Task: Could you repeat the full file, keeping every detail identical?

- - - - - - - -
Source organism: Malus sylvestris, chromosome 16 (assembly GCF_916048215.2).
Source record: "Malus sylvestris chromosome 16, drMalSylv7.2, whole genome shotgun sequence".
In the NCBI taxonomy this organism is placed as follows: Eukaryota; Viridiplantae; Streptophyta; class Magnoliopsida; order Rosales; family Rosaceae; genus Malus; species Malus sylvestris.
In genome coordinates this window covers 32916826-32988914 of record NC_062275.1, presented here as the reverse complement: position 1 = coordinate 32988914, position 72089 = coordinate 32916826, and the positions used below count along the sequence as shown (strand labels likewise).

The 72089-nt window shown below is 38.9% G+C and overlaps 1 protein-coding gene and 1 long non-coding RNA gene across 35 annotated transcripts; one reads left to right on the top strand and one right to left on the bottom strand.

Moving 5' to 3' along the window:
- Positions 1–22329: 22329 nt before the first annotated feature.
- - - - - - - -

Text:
Source organism: Malus sylvestris, chromosome 16 (assembly GCF_916048215.2).
Source record: "Malus sylvestris chromosome 16, drMalSylv7.2, whole genome shotgun sequence".
In the NCBI taxonomy this organism is placed as follows: Eukaryota; Viridiplantae; Streptophyta; class Magnoliopsida; order Rosales; family Rosaceae; genus Malus; species Malus sylvestris.
In genome coordinates this window covers 32916826-32988914 of record NC_062275.1, presented here as the reverse complement: position 1 = coordinate 32988914, position 72089 = coordinate 32916826, and the positions used below count along the sequence as shown (strand labels likewise).

The 72089-nt window shown below is 38.9% G+C and overlaps 1 protein-coding gene and 1 long non-coding RNA gene across 35 annotated transcripts; one reads left to right on the top strand and one right to left on the bottom strand.

Moving 5' to 3' along the window:
- Positions 1–22329: 22329 nt before the first annotated feature.